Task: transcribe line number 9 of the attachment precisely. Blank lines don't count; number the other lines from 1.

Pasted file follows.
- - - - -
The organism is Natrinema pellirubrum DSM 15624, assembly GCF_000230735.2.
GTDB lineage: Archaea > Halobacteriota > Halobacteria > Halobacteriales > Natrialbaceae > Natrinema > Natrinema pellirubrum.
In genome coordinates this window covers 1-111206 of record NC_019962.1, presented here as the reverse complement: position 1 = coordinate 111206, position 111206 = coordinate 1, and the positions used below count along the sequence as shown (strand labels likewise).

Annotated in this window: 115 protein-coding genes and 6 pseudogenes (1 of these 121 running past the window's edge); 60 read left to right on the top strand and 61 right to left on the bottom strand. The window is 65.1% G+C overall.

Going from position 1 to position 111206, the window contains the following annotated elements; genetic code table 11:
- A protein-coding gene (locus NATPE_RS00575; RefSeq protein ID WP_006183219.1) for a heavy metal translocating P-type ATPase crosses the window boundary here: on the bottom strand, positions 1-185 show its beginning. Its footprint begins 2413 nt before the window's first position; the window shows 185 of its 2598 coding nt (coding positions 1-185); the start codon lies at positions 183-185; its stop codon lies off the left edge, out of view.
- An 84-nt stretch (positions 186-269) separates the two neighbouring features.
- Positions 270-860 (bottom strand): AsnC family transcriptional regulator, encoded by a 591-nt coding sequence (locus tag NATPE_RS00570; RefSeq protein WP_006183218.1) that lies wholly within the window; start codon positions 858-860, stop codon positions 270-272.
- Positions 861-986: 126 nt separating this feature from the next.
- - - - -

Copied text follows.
- Positions 861-986: 126 nt separating this feature from the next.